PS C:\ProgramData\PowerShellUniversal\Dashboard\Components\UDPingTool\0.0.1> ls

    Directory: C:\ProgramData\PowerShellUniversal\Dashboard\Components\UDPingTool\0.0.1

Mode                 LastWriteTime         Length Name
----                 -------------         ------ ----
-a---           2/24/2021  3:44 PM           4166 UDPingTool.psd1
-a---           2/24/2021  3:43 PM            384 UDPingTool.psm1

Once the module is installed, you can restart PowerShell Universal and the module will be available in the components page.

Now, if you go to your dashboard’s page, you’ll have the option to add your component to the dashboard.

Once the component is added, you can just call the function in your dashboard.

New-UDDashboard -Title 'Hello, World' -Content {
  New-UDPingTool
}

Publishing to the Marketplace

The Universal Dashboard Marketplace provides a convenient way of finding components build by other users. You can install components from the marketplace directly in PowerShell Universal. To publish a component to the marketplace, you should update your module manifest to include some tags so that the Universal Dashboard Marketplace will display your component.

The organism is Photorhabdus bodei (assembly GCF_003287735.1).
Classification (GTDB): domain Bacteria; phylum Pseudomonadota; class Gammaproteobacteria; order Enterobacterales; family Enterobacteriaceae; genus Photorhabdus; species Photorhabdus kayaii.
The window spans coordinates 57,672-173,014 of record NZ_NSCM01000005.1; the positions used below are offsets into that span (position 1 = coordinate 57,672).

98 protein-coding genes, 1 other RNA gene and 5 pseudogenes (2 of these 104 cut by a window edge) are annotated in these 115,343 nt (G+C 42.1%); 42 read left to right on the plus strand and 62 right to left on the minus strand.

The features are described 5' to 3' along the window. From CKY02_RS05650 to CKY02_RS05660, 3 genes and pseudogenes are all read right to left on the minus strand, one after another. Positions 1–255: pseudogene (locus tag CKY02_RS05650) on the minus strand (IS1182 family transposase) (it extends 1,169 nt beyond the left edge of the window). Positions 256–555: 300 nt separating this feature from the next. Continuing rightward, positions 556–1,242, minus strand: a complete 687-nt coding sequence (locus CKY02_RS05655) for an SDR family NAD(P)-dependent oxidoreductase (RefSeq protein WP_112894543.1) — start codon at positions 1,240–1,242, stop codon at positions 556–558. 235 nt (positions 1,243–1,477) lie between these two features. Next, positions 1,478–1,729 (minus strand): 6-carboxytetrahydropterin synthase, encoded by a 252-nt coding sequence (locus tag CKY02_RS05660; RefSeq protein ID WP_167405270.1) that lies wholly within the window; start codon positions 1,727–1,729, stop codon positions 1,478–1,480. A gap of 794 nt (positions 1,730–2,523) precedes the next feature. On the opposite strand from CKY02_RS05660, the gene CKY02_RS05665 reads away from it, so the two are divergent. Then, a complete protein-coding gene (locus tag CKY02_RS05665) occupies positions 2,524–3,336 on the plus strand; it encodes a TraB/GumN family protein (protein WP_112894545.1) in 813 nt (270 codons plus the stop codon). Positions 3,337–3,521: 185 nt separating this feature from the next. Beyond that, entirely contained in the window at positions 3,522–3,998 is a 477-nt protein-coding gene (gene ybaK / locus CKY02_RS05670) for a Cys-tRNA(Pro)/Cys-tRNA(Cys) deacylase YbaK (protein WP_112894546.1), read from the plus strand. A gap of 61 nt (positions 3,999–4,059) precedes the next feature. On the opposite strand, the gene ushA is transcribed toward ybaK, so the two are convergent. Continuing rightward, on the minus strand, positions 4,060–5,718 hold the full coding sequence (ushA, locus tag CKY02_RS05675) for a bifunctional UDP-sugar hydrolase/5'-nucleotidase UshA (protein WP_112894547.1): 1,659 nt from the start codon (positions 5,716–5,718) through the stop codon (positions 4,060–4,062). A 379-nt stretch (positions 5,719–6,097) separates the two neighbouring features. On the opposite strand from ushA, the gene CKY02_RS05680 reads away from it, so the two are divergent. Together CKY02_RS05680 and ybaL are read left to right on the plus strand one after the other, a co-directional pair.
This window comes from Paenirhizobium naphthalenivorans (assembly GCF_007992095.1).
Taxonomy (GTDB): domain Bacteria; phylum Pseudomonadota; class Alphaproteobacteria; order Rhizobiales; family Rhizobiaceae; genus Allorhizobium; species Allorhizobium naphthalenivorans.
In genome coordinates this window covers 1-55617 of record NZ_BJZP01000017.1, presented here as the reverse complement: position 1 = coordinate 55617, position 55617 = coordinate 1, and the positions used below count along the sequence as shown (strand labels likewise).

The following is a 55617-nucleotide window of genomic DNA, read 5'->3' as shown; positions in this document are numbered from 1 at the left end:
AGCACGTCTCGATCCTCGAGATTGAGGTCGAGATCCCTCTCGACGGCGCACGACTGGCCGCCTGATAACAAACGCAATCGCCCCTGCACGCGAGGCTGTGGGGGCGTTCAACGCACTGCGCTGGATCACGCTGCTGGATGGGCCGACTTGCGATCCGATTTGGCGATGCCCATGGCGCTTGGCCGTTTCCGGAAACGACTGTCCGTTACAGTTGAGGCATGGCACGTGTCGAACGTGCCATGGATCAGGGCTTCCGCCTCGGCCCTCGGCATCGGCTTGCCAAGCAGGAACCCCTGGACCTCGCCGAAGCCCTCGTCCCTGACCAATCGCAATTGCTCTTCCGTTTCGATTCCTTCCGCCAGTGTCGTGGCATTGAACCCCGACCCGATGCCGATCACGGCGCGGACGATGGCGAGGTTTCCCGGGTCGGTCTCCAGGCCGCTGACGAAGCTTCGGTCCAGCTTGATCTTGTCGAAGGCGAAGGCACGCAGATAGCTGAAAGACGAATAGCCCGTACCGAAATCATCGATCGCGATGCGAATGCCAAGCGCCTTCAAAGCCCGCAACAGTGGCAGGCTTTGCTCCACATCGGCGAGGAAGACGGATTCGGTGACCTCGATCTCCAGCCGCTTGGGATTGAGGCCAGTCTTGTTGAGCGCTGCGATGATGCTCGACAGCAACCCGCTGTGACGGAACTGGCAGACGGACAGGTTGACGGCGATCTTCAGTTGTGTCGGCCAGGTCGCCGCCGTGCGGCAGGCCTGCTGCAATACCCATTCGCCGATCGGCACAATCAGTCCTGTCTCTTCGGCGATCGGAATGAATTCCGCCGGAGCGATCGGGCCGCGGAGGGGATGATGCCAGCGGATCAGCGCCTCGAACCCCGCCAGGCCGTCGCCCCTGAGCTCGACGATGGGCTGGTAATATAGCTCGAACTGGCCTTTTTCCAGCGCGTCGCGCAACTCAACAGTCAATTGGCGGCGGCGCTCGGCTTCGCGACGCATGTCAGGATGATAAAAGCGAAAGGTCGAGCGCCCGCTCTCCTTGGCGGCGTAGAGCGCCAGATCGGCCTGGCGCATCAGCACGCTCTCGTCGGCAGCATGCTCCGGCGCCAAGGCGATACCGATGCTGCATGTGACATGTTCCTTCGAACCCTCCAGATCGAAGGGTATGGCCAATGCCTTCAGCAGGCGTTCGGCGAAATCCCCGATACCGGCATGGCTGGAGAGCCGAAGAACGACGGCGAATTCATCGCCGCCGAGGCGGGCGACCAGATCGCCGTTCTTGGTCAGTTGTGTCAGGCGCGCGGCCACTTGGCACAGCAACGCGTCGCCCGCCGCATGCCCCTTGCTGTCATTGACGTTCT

Include the ud-control tag in your manifest for it to be included on the page.

PrivateData = @{

    PSData = @{

        # Tags applied to this module. These help with module discovery in online galleries.
        Tags = @('ud-control')

Finally, you’ll need to publish your module to the PowerShell Gallery. When the Marketplace synchronizes with the Gallery, it will appear within user’s PowerShell Universal instances for download.

There are more customizations you can make to your marketplace listing so make sure to read the publishing information here.